News Local/State

No Sign Of Thaw On Property Tax Freeze Divide, As Governor’s Rhetoric Against Madigan Heats Up

Gov. Bruce Rauner stands next to Senate Republican Leader Christine Radogno and others decrying property taxes during a press conference in the governor's mansion gardens.

Gov. Bruce Rauner stands next to Senate Republican Leader Christine Radogno and others decrying property taxes during a press conference in the governor's mansion gardens. (Photo: Amanda Vinicky)

Lawmakers' actions in Springfield today made evident there has been no thaw in state politicians' stances on a property tax freeze. It's one of various stalemates holding up a budget deal even as Illinois is weeks away from a potential government shutdown.

Gov. Bruce Rauner campaigned on lowering local property taxes; more recently the Republican has said a freeze must come before he'll negotiate to bridge a 3-billion dollar gap in Democrats' spending plan.

Though House Speaker Michael Madigan says the budget and Rauner's pro-business issues shouldn't be connected, he says Democrats are making efforts -- like on Tuesday debating two versions of a local property tax freeze.

"We want to be reasonable and we want to attempt to be responsive to the governor, Madigan said, "which is why we passed a workers' compensation bill last week and why we called bills today to freeze property taxes."

But both measures failed; only one Republican voted for each of the property tax measures while dozens of Democrats did. Republicans say it was a fake attempt, but Democrats say the plans mirror Rauner's proposal.

Meanwhile, the Senate spent all of the day in a rare session focused on property taxes, which Rauner called a "waste of time."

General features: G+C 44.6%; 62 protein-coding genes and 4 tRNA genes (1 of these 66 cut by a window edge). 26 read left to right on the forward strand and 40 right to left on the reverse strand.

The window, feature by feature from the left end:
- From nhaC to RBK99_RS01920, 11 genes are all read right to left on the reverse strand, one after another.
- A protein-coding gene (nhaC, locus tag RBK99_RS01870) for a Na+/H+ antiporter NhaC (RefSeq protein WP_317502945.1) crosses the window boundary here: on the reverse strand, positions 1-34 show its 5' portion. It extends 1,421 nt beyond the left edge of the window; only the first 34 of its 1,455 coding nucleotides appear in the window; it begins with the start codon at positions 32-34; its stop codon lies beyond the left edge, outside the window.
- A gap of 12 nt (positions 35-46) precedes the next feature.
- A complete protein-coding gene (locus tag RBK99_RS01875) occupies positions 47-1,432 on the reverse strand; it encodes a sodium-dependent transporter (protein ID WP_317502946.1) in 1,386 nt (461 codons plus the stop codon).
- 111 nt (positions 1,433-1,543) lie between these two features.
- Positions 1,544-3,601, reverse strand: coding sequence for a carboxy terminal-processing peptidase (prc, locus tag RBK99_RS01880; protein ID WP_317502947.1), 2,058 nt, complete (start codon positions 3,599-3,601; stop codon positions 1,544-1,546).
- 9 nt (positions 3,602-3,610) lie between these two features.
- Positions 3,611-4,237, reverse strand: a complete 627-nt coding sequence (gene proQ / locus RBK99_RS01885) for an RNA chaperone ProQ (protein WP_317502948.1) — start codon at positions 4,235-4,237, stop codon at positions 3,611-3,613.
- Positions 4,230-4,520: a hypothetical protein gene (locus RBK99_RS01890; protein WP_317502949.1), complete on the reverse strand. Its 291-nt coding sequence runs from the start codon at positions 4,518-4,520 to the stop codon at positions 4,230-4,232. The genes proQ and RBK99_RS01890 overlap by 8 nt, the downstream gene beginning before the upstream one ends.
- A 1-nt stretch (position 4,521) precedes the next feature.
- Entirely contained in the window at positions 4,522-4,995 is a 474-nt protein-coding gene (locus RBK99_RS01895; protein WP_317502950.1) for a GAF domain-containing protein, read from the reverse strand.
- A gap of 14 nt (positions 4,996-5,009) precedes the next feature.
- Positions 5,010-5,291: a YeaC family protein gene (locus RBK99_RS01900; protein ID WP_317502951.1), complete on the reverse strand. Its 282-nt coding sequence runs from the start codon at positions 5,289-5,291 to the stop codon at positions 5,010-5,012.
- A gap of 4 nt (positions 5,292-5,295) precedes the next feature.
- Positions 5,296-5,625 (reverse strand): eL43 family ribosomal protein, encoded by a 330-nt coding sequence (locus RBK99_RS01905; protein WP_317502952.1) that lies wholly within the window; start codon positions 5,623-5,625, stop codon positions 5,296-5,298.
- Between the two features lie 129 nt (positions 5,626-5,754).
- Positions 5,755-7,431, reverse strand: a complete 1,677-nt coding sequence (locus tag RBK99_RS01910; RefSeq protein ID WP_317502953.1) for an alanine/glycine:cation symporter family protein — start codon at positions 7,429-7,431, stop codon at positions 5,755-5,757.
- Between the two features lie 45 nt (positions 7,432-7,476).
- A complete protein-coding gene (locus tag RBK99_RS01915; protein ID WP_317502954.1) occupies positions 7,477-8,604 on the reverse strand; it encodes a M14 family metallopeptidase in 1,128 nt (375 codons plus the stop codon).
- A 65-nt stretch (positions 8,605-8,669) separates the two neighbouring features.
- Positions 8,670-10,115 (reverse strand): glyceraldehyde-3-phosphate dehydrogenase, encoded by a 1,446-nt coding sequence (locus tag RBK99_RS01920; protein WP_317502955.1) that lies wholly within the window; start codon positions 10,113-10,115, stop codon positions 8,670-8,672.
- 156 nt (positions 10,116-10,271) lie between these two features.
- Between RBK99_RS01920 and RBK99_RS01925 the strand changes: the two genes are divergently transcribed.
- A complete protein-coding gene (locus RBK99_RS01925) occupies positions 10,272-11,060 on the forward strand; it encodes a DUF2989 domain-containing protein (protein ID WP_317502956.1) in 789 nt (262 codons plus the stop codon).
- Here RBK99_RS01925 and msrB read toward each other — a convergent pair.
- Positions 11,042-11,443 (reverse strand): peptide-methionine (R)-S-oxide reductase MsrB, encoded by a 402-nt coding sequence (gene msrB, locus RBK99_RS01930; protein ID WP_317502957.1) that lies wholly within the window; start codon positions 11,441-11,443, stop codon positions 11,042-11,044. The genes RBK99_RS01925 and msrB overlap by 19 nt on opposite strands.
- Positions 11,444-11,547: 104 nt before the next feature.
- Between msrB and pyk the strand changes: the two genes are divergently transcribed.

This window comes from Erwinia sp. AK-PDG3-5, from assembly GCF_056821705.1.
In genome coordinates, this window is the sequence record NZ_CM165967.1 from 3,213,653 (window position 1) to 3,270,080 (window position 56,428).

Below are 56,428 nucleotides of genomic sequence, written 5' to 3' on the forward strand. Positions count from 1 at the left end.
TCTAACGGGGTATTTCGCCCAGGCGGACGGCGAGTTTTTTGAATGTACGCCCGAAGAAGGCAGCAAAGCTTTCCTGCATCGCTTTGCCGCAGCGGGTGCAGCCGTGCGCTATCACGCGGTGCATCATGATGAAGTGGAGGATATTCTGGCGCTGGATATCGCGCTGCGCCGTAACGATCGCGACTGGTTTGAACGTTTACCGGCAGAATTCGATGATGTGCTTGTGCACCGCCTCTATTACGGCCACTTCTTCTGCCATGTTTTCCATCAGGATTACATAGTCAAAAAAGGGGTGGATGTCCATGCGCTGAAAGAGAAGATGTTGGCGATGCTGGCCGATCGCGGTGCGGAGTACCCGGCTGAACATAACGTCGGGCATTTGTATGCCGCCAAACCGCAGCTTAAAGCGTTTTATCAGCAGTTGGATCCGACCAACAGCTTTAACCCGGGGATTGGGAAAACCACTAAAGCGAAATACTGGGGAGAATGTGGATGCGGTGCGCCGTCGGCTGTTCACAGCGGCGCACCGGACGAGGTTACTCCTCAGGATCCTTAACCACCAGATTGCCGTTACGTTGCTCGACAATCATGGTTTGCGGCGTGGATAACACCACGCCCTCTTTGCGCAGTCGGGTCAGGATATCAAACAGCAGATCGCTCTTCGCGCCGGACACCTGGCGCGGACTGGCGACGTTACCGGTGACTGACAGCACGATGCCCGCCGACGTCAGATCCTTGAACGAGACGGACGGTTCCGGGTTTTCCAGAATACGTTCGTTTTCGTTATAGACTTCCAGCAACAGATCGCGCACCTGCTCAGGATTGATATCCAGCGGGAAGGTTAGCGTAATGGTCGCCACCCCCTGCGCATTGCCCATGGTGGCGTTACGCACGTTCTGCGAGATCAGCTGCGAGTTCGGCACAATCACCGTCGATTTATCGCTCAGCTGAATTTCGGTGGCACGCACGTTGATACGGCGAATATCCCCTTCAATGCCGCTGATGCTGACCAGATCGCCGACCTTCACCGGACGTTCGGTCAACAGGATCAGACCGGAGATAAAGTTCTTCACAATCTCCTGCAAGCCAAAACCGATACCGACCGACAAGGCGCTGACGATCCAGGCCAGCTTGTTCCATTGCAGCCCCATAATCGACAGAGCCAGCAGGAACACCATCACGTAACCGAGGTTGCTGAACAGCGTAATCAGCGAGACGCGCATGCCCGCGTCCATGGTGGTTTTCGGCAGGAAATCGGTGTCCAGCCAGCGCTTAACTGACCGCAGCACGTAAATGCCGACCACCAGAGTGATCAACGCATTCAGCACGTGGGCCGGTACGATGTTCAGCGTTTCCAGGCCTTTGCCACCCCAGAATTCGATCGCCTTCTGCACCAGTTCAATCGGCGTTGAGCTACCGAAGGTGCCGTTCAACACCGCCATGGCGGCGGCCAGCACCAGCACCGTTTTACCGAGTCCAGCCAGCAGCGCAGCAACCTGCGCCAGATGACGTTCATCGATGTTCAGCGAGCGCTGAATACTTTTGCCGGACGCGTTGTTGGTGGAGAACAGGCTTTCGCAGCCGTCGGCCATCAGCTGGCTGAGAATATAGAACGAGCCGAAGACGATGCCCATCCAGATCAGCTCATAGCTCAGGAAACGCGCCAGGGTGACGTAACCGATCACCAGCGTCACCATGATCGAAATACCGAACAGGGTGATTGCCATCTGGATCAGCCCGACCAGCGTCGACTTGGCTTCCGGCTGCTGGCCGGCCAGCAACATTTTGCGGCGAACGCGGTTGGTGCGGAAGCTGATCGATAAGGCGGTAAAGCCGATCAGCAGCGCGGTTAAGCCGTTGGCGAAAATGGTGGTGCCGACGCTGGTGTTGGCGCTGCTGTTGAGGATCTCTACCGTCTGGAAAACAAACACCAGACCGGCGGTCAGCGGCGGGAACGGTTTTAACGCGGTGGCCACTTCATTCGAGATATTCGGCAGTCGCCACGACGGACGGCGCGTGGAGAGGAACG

"There is not a real sincere focus on controlling costs in local government, and truly freezing property taxes for the long term and giving local control for the long term. There's more just general vague discussion and, um, more commentary," he said.

Rauner had met with Senate President John Cullerton in the morning about the issue, during which Cullerton's spokeswoman Rikeesha Phelon said the President told the Governor that a property tax freeze can only be done in conjunction with a revamp of how Illinois pays for education, becuase schools are largely dependent on property taxes for funding. Rauner said he's willing to consider that, but he doesn't believe it can be done quickly. Phelon says that shows Rauner is trying to advance his "corporate-class agenda" at the expense of school funding.

It's against this backdrop that Gov. Rauner began to use ever-harsher words in public to describe the two Democrats who lead Illinois' General Assembly -- both Speaker Madigan and Senate Pres. John Cullerton are Chicago lawyers. "Mike Madigan, is making millions, millions from his law firm for high property taxes. John Cullerton making huge wealth form his law firm for government inside deals," said Rauner, a former private equity investor who made a portion of his fortune off of fees paid for contracts to manage state employee pension funds.

Shortly after Rauner made those remarks at a press conference at the governor's mansion, the Speaker held one of his own at the state capitol.

Madigan says his law firm, Madigan & Getzendanner, does something different -- it tries to correct what clients believe to be errors in their assessed property values. He also says he's careful to avoid any conflicts of interest, saying "I go to great lengths to make certain there is a clear division between my law practice and my actions as a public official."

Madigan says in a recent closed-door meeting, Rauner was nothing but cordial, and the governor never brought up accusations involving his law practice.